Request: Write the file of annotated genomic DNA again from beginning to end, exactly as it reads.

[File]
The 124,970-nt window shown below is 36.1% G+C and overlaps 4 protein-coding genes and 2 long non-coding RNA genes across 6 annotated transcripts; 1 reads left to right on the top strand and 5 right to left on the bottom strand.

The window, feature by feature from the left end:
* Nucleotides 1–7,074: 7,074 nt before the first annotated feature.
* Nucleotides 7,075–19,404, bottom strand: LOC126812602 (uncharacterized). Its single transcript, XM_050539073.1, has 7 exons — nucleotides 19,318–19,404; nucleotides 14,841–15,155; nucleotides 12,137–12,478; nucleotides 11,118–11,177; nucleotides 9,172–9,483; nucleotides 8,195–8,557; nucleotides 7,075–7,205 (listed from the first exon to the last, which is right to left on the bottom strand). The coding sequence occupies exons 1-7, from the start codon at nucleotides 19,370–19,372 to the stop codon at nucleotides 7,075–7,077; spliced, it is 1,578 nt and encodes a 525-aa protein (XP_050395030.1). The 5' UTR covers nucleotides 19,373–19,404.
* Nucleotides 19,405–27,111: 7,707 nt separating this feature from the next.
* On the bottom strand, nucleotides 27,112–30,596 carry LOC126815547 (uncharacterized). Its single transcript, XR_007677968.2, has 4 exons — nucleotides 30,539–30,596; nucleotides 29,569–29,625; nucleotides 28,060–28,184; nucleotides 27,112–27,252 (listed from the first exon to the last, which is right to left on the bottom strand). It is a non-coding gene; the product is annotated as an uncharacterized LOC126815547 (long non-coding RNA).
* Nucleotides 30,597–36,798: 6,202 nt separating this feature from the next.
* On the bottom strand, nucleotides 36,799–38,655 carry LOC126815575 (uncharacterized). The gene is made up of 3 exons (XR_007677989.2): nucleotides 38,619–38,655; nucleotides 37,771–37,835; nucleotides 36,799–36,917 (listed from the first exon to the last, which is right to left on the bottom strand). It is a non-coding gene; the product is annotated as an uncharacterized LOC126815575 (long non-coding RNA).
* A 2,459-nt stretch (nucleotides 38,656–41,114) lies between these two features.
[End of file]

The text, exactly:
The 124,970-nt window shown below is 36.1% G+C and overlaps 4 protein-coding genes and 2 long non-coding RNA genes across 6 annotated transcripts; 1 reads left to right on the top strand and 5 right to left on the bottom strand.

The window, feature by feature from the left end:
* Nucleotides 1–7,074: 7,074 nt before the first annotated feature.
* Nucleotides 7,075–19,404, bottom strand: LOC126812602 (uncharacterized). Its single transcript, XM_050539073.1, has 7 exons — nucleotides 19,318–19,404; nucleotides 14,841–15,155; nucleotides 12,137–12,478; nucleotides 11,118–11,177; nucleotides 9,172–9,483; nucleotides 8,195–8,557; nucleotides 7,075–7,205 (listed from the first exon to the last, which is right to left on the bottom strand). The coding sequence occupies exons 1-7, from the start codon at nucleotides 19,370–19,372 to the stop codon at nucleotides 7,075–7,077; spliced, it is 1,578 nt and encodes a 525-aa protein (XP_050395030.1). The 5' UTR covers nucleotides 19,373–19,404.
* Nucleotides 19,405–27,111: 7,707 nt separating this feature from the next.
* On the bottom strand, nucleotides 27,112–30,596 carry LOC126815547 (uncharacterized). Its single transcript, XR_007677968.2, has 4 exons — nucleotides 30,539–30,596; nucleotides 29,569–29,625; nucleotides 28,060–28,184; nucleotides 27,112–27,252 (listed from the first exon to the last, which is right to left on the bottom strand). It is a non-coding gene; the product is annotated as an uncharacterized LOC126815547 (long non-coding RNA).
* Nucleotides 30,597–36,798: 6,202 nt separating this feature from the next.
* On the bottom strand, nucleotides 36,799–38,655 carry LOC126815575 (uncharacterized). The gene is made up of 3 exons (XR_007677989.2): nucleotides 38,619–38,655; nucleotides 37,771–37,835; nucleotides 36,799–36,917 (listed from the first exon to the last, which is right to left on the bottom strand). It is a non-coding gene; the product is annotated as an uncharacterized LOC126815575 (long non-coding RNA).
* A 2,459-nt stretch (nucleotides 38,656–41,114) lies between these two features.